The pickup truck was parked behind the fourth tee, a 198-yard par three. The price tag on the rear window was $27,000, including dealer prep and sugar undercoating and fancy floor mats and all that other stuff the real cost of which is difficult to comprehend. It was deep red, with an empty, immaculate bed waiting for golf clubs or firewood or a nice sofa to be loaded.

The truck was free to the first golfer in this charity tournament to make a hole-in-one on this ridiculously difficult, uphill par three. The hole is so hard that a playing partner suggested that everyone who actually landed a ball on the green – not necessarily in the hole – should win a truck. All of us readily agreed.

It’s almost needless to say that, at the end of the day, after about 115 golfers – ranging in talent from very good to very bad – had hit tee shots on the hole, no one had scored the big prize.

It was a dream unfulfilled. I had no pressing need for a pickup truck, but it would have looked good in the driveway.

Big prizes like the truck, other vehicles, cash pots and expensive vacations are par for the course in such tournaments. They add a bit of drama and a twinge of hope to the proceedings, even if the average golfer usually hits a less-than-average tee shot, perhaps a bit nervous about the possibilities of driving a new vehicle home to the spouse.

It would be interesting to hear how many of these prizes are actually won at these events and to hear the stories behind them. A lucky shot by a 25-handicapper? A ball that hit a tree left of the green and bounded into the cup? A knife-straight shot by a scratch golfer?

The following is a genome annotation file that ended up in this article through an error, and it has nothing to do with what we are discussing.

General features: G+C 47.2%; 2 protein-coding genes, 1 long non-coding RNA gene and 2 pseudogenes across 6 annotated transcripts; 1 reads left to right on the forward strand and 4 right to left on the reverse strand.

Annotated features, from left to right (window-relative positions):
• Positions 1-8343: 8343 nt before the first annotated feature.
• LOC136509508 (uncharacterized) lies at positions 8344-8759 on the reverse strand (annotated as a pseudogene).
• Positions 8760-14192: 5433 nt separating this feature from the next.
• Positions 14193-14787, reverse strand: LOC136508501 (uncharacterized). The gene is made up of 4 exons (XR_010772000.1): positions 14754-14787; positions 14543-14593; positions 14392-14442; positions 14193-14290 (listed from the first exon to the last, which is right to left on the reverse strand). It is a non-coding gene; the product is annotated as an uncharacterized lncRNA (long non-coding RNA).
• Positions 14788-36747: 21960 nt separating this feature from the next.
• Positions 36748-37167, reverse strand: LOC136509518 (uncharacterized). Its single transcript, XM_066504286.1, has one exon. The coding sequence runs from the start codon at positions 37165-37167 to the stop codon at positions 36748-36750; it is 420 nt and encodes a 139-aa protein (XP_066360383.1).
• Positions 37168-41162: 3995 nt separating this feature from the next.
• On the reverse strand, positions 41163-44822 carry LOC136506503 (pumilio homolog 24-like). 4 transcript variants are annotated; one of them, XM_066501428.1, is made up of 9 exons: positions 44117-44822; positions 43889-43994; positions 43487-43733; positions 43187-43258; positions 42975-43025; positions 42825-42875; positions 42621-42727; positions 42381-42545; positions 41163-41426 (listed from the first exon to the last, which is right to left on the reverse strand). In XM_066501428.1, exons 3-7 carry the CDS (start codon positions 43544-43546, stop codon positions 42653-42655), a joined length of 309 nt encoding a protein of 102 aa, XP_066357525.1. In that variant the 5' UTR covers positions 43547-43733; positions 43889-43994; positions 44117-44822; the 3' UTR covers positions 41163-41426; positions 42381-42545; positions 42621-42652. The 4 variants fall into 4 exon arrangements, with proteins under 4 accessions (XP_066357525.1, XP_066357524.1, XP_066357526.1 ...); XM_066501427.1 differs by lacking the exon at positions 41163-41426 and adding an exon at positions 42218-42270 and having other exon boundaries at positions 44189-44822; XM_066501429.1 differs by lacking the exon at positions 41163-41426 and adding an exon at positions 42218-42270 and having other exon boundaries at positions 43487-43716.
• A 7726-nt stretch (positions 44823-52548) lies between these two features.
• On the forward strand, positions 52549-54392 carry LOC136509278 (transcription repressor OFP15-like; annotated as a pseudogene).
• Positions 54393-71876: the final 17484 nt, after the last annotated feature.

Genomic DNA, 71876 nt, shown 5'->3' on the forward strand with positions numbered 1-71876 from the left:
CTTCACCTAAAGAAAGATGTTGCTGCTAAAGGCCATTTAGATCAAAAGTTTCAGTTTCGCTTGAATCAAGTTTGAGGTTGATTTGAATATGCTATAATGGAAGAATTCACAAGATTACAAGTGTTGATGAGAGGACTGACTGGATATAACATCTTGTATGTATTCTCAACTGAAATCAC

I have played in dozens of these tournaments over the years, and I’ve never seen The Big Prize won. I’m sure it happens from place to place and from time to time, but never in my place or time. I personally have never even scared the pin in these circumstances.

I played for several years in a corporate-sponsored tournament in which the big-prize hole awarded $1 million for a hole-in-one. One guy in my foursome came close one year, his shot hitting the pin on the ground and rolling away four feet. He had already planned a trip to the Bahamas and the purchase of matching Corvettes.

The sponsors of the tournament paid an insurance company about $11,000 to cover the $1 million cost in case somebody actually made the shot. Several years into the event, participants convinced the powers-that-be to award the $11,000 to the three golfers whose shots landed closest to the pin instead of writing a check to the insurance company. This seemed to please everyone. Those of us who rarely land in the shadow of the flagstick had no real stance on the issue.

And the red pickup truck? You can buy it at a local dealership.

Mike Hembree

Mike Hembree is a veteran journalist who has covered a variety of sports for numerous publications and websites, including USA Today, Fox Sports, TV Guide and The Greenville (S.C.) News. He has written 14 books and has won numerous writing awards at the national, regional and state levels. He is a seven-time winner of the National Motorsports Press Association Writer of the Year Award.